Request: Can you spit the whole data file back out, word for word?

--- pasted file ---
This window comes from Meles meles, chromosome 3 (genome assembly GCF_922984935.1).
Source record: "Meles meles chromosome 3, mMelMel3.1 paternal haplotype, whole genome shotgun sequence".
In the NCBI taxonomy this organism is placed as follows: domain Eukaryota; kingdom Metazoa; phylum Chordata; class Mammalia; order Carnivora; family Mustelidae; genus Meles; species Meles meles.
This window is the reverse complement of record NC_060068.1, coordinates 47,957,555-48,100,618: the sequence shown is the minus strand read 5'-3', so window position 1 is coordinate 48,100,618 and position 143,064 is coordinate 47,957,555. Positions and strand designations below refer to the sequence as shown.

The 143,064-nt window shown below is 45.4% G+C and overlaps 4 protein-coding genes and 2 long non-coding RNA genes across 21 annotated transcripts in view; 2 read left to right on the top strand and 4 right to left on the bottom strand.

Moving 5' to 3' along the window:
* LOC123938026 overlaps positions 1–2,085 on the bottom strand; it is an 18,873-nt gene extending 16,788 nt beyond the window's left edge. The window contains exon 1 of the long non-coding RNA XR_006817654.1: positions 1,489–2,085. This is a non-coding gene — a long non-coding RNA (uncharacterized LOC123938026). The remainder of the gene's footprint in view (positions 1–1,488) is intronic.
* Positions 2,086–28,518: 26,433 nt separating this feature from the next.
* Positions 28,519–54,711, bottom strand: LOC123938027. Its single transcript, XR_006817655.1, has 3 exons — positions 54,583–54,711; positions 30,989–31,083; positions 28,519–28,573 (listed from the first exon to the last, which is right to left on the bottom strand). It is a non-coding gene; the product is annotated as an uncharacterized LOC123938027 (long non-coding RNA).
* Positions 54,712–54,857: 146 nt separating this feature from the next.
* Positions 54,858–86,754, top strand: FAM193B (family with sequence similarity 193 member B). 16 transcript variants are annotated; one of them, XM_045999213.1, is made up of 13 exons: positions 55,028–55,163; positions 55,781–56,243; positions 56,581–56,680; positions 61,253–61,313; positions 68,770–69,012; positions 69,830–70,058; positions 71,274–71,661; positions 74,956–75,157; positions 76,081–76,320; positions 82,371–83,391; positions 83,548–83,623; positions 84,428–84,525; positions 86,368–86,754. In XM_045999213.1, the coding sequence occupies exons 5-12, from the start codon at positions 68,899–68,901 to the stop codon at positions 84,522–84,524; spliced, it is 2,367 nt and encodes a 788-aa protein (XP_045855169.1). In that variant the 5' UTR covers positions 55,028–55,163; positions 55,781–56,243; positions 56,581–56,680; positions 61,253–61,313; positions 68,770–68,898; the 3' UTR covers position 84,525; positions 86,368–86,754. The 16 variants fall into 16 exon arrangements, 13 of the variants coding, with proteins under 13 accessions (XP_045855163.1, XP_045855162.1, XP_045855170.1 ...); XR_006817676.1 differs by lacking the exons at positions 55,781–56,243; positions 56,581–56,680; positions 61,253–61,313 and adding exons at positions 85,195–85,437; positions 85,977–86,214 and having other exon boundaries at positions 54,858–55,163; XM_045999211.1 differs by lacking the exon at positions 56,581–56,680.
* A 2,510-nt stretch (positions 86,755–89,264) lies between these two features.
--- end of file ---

This window comes from Meles meles, chromosome 3 (genome assembly GCF_922984935.1).
Source record: "Meles meles chromosome 3, mMelMel3.1 paternal haplotype, whole genome shotgun sequence".
In the NCBI taxonomy this organism is placed as follows: domain Eukaryota; kingdom Metazoa; phylum Chordata; class Mammalia; order Carnivora; family Mustelidae; genus Meles; species Meles meles.
This window is the reverse complement of record NC_060068.1, coordinates 47,957,555-48,100,618: the sequence shown is the minus strand read 5'-3', so window position 1 is coordinate 48,100,618 and position 143,064 is coordinate 47,957,555. Positions and strand designations below refer to the sequence as shown.

The 143,064-nt window shown below is 45.4% G+C and overlaps 4 protein-coding genes and 2 long non-coding RNA genes across 21 annotated transcripts in view; 2 read left to right on the top strand and 4 right to left on the bottom strand.

Moving 5' to 3' along the window:
* LOC123938026 overlaps positions 1–2,085 on the bottom strand; it is an 18,873-nt gene extending 16,788 nt beyond the window's left edge. The window contains exon 1 of the long non-coding RNA XR_006817654.1: positions 1,489–2,085. This is a non-coding gene — a long non-coding RNA (uncharacterized LOC123938026). The remainder of the gene's footprint in view (positions 1–1,488) is intronic.
* Positions 2,086–28,518: 26,433 nt separating this feature from the next.
* Positions 28,519–54,711, bottom strand: LOC123938027. Its single transcript, XR_006817655.1, has 3 exons — positions 54,583–54,711; positions 30,989–31,083; positions 28,519–28,573 (listed from the first exon to the last, which is right to left on the bottom strand). It is a non-coding gene; the product is annotated as an uncharacterized LOC123938027 (long non-coding RNA).
* Positions 54,712–54,857: 146 nt separating this feature from the next.
* Positions 54,858–86,754, top strand: FAM193B (family with sequence similarity 193 member B). 16 transcript variants are annotated; one of them, XM_045999213.1, is made up of 13 exons: positions 55,028–55,163; positions 55,781–56,243; positions 56,581–56,680; positions 61,253–61,313; positions 68,770–69,012; positions 69,830–70,058; positions 71,274–71,661; positions 74,956–75,157; positions 76,081–76,320; positions 82,371–83,391; positions 83,548–83,623; positions 84,428–84,525; positions 86,368–86,754. In XM_045999213.1, the coding sequence occupies exons 5-12, from the start codon at positions 68,899–68,901 to the stop codon at positions 84,522–84,524; spliced, it is 2,367 nt and encodes a 788-aa protein (XP_045855169.1). In that variant the 5' UTR covers positions 55,028–55,163; positions 55,781–56,243; positions 56,581–56,680; positions 61,253–61,313; positions 68,770–68,898; the 3' UTR covers position 84,525; positions 86,368–86,754. The 16 variants fall into 16 exon arrangements, 13 of the variants coding, with proteins under 13 accessions (XP_045855163.1, XP_045855162.1, XP_045855170.1 ...); XR_006817676.1 differs by lacking the exons at positions 55,781–56,243; positions 56,581–56,680; positions 61,253–61,313 and adding exons at positions 85,195–85,437; positions 85,977–86,214 and having other exon boundaries at positions 54,858–55,163; XM_045999211.1 differs by lacking the exon at positions 56,581–56,680.
* A 2,510-nt stretch (positions 86,755–89,264) lies between these two features.